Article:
Founder and President
Elayne Bennett developed the Best Friends program for adolescent girls in 1987 while at the Child Development Center at Georgetown University. Because of its success, teachers and principals urged her to develop a boys program. She launched the Best Men program in 2000. Mrs. Bennett is the President and Founder of the Best Friends Foundation. She is the author of the Best Friends program model and curriculum materials for elementary, middle and high school students and has taught the Foundation’s character education drug, violence and abuse prevention curriculum in 27 DC Public Schools located in Wards 1 – 8. Mrs. Bennett is a spokeswoman on issues of adolescent behavior in the current culture and presents solutions for the improvement of peer interaction and the promotion of positive character development and achievement.
Elayne Bennett has appeared on several national television shows, which showcased the Best Friends and Best Men programs. These programs have served over 5,000 students in DCPS and an additional 3,000 students nationwide. These shows include ABC Nightline, CBS The Early Show, PBS To the Contrary, Fox News Fox News the The O’Reilly Factor and The Story with Martha MacCallum, ABC World News Tonight, and NBC The Today Show. Her speeches and collected writings have contributed to the books Giving Back by Merrill J. Oster and Mike Hamel, Restoring the Teenage Soul by Margaret Meeker, M.D., Building a Healthy Society by Editor Don Eberly, Her Op-Ed “The Violence in ur Schools Must Stop” was published in LifeZette. She has given testimony on the Best Friends model of positive peer interaction in the prevention of teen pregnancy before the Committee on Government Reform and Oversight in the House of Representatives, the Subcommittee on Human Resources of the House Committee on Ways and Means, and the U.S. House of Representatives Committee on Government Reform and Oversight.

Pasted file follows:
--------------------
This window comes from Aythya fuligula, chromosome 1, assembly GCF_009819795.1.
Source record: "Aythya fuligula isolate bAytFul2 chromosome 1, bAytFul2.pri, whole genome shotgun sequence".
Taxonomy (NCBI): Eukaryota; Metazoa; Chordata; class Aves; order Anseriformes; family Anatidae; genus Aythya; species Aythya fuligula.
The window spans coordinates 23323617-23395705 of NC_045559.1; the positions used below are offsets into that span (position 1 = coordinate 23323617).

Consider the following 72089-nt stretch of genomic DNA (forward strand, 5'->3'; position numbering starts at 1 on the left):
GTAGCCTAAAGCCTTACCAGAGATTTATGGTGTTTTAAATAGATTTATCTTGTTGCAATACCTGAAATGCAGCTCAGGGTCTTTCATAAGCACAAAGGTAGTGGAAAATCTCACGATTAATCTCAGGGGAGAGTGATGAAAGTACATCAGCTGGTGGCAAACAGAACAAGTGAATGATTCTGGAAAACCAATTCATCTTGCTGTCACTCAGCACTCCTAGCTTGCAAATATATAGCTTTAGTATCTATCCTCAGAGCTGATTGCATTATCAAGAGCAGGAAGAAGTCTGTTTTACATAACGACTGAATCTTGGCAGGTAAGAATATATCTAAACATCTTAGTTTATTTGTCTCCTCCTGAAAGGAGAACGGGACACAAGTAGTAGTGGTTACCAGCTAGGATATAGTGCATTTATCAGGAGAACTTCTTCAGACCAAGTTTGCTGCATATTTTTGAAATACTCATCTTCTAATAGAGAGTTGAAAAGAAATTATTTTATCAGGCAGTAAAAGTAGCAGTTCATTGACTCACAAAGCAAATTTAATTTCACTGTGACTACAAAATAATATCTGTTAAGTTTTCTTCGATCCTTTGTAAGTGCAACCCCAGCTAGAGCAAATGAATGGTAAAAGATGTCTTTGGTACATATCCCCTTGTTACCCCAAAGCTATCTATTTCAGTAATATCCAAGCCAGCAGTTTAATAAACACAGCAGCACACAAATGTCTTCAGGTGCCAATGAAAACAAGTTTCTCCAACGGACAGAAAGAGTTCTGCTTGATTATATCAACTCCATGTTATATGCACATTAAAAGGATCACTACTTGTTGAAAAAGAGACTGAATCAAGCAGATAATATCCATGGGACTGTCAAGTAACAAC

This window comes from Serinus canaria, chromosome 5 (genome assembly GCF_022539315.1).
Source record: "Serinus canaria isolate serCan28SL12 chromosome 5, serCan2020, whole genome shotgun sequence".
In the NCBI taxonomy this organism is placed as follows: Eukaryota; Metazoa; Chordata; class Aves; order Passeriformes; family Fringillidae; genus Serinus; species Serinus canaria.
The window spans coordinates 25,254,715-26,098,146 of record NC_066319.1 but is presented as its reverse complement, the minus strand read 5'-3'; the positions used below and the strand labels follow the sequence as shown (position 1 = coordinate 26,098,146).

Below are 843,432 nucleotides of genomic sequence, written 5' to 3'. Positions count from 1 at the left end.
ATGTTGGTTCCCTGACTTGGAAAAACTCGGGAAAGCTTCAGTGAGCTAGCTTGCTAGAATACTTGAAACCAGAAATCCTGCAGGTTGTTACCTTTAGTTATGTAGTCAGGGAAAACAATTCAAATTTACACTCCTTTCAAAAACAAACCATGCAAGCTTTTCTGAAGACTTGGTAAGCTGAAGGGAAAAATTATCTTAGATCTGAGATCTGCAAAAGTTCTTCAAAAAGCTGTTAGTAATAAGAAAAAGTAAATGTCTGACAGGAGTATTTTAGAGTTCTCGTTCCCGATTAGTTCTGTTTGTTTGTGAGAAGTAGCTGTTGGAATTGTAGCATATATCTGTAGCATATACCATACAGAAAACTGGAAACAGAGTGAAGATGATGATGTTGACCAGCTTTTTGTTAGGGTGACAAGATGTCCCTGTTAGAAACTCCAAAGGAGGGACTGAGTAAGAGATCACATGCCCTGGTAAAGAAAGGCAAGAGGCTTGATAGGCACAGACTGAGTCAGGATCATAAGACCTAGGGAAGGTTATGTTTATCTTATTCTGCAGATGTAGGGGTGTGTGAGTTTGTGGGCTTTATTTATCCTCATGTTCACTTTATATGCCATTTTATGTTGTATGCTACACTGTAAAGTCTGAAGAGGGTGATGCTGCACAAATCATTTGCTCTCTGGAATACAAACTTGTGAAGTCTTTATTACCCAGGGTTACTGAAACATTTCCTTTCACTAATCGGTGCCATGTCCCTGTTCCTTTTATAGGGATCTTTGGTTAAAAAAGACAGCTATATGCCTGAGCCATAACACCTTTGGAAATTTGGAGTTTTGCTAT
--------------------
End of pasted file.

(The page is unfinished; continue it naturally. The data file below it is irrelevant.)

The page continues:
Her Best Friends program research data on the program model in DCPS was accepted for publication by the Journal for Adolescent and Family Health in April 2005. A study (2010) at Georgetown University on 900 students from DCPS schools demonstrated significant increase in middle and high school students’ willingness to advise their peers to reject risk behaviors of drugs, alcohol, violence and sexual activity. In addition, the study reported decreases in drug and alcohol use, sexual activity and bullying.
Her book Daughters in Danger: Helping Girls Thrive into Today’s Culture, was published in 2014. Daughters in Danger has been recommended by educators for parents of adolescents and has received high marks by reviewers and is available at Amazon.com. She currently serves on the Board of Directors of the National Drop Out Prevention Network.
Elayne Bennett earned her B.A. and M.Ed. from the University of North Carolina Chapel Hill and completed doctoral course work in statistical analysis and research design at both UNC and University of Maryland, College Park. Mrs. Bennett was honored with the prestigious Jefferson Award for National Public Service, the John Carroll Society Award, the William E. Simon Foundation Award for Social Entrepreneurship, and the St. Elizabeth Ann Seton Award. She is a member of the Ethics, Religion, and Public Policy task force of the National Campaign to Prevent Teen Pregnancy and served on the Board of Visitors of the University of North Carolina at Chapel Hill. She is the wife of William J. Bennett and the mother of two sons.